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Utilizing both quantitative and qualitative methods, I track how mediated political communication relates to political engagement when it is enacted as a lived, social process. The relationship between these two fields, and in particular the differentiation between them, is what I have identified as a key object of analysis within the mediatization of politics. The mediatization of politics involves a reconfiguration of the relationship between people, media, and political life, and contributes to the mediated formation of class, national, gender, racial, and ethnic identity markers across the globe. Ultimately, this line of investigation informs a research agenda that tracks how communication technologies contribute to identity formation and cultural consumption within the context of advanced neoliberal capitalism. I am convinced that what I have discovered is essential for a more critical understanding of contemporary, hyper-mediated political events such as the anti-H.R. 4437 movement (2006), the Arab Spring (2010), Occupy Wall Street (2011), #YoSoy132 (2012), Black Lives Matter (2013), and even Trumpism (2015/2016), when this last phenomena is understood as a broad cultural process that will endure beyond the Trump presidency.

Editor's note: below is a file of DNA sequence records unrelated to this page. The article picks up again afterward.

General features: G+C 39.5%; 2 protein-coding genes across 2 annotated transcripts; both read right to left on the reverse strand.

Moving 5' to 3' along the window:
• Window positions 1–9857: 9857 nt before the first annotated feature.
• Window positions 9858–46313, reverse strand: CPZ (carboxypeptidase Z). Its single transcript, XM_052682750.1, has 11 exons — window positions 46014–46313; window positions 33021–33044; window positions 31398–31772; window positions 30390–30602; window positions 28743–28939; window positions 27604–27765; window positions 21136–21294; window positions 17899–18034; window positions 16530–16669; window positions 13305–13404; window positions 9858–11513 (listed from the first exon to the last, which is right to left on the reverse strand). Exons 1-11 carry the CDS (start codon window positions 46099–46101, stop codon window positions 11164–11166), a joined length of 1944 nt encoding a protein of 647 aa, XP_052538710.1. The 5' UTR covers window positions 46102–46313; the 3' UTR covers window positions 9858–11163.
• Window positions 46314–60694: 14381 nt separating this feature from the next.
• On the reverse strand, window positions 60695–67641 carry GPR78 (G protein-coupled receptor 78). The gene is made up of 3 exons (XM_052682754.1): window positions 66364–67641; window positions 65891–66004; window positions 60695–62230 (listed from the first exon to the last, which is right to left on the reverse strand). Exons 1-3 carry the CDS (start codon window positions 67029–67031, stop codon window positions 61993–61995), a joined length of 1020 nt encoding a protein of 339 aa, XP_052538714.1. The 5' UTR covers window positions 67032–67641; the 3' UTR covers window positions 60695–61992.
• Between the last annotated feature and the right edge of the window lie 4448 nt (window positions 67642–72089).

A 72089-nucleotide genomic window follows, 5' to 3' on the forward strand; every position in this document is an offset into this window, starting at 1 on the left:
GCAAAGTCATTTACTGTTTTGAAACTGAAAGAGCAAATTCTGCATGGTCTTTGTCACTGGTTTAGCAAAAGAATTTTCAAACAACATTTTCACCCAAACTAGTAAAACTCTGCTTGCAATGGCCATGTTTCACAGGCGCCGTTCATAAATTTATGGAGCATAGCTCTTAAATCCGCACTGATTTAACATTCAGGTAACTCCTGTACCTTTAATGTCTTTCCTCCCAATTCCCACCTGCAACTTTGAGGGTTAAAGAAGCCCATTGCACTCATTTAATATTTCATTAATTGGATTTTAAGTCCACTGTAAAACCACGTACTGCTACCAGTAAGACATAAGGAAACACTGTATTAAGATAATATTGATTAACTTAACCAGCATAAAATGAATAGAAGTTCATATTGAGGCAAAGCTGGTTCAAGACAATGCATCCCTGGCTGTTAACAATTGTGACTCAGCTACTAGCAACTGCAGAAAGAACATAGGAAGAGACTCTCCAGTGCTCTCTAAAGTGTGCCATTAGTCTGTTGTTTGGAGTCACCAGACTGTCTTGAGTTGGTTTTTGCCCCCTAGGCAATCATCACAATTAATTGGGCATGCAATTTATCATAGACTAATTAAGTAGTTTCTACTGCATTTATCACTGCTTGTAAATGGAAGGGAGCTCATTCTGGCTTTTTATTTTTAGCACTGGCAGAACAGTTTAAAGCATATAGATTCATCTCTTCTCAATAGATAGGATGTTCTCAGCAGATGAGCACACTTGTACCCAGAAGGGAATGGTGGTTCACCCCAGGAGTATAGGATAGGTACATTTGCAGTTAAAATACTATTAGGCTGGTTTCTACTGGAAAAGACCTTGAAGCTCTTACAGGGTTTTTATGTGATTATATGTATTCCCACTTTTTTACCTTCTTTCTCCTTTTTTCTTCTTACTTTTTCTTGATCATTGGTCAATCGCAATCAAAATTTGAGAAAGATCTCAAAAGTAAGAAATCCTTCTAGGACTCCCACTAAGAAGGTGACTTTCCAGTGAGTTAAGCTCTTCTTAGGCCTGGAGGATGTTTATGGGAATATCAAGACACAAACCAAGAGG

Although it focuses on secondary education, critical pedagogy and educational technology, my second research agenda intersects theoretically with my mediatization research at two key points: the foregrounding of social relations as an object of analysis, and engagement with sociocultural theory. My involvement with the Laboratory of Comparative Human Cognition (LCHC) at UCSD theoretically grounded my extensive experience in pedagogical methods and educational technologies. In other words, the practical knowledge and skills gained from my years as a successful classroom teacher enrich my work as a researcher and lecturer for 5th Dimension and La Clase Mágica practicum courses. Drawing from a substantial data set collected while I was the project director for the Community Stations Initiative, I am currently developing two publications focusing on Technologically Mediated Collaborative Learning: Optimal Arrangements of Physical Spaces; and Multi-Site Lesson Planning and the Work-Arounds.